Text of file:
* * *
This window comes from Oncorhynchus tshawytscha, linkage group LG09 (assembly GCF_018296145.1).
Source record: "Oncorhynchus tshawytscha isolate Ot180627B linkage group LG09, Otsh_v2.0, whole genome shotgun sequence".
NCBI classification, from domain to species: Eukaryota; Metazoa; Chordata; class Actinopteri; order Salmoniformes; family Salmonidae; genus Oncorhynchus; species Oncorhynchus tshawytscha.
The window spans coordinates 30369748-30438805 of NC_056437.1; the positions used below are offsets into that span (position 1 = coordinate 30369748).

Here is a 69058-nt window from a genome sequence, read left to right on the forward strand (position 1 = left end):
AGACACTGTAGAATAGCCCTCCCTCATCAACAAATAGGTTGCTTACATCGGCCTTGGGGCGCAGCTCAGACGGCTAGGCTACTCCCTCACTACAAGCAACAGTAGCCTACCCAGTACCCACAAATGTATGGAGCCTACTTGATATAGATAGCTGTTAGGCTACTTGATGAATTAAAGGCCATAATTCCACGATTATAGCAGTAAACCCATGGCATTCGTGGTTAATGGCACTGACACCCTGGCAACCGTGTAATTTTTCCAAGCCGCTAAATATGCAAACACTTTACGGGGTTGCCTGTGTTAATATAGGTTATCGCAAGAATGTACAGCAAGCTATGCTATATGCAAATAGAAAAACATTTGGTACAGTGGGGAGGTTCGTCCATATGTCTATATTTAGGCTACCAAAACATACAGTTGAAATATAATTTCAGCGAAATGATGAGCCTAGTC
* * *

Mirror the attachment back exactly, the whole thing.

This window comes from Oncorhynchus tshawytscha, linkage group LG09 (assembly GCF_018296145.1).
Source record: "Oncorhynchus tshawytscha isolate Ot180627B linkage group LG09, Otsh_v2.0, whole genome shotgun sequence".
NCBI classification, from domain to species: Eukaryota; Metazoa; Chordata; class Actinopteri; order Salmoniformes; family Salmonidae; genus Oncorhynchus; species Oncorhynchus tshawytscha.
The window spans coordinates 30369748-30438805 of NC_056437.1; the positions used below are offsets into that span (position 1 = coordinate 30369748).

Here is a 69058-nt window from a genome sequence, read left to right on the forward strand (position 1 = left end):
AGACACTGTAGAATAGCCCTCCCTCATCAACAAATAGGTTGCTTACATCGGCCTTGGGGCGCAGCTCAGACGGCTAGGCTACTCCCTCACTACAAGCAACAGTAGCCTACCCAGTACCCACAAATGTATGGAGCCTACTTGATATAGATAGCTGTTAGGCTACTTGATGAATTAAAGGCCATAATTCCACGATTATAGCAGTAAACCCATGGCATTCGTGGTTAATGGCACTGACACCCTGGCAACCGTGTAATTTTTCCAAGCCGCTAAATATGCAAACACTTTACGGGGTTGCCTGTGTTAATATAGGTTATCGCAAGAATGTACAGCAAGCTATGCTATATGCAAATAGAAAAACATTTGGTACAGTGGGGAGGTTCGTCCATATGTCTATATTTAGGCTACCAAAACATACAGTTGAAATATAATTTCAGCGAAATGATGAGCCTAGTC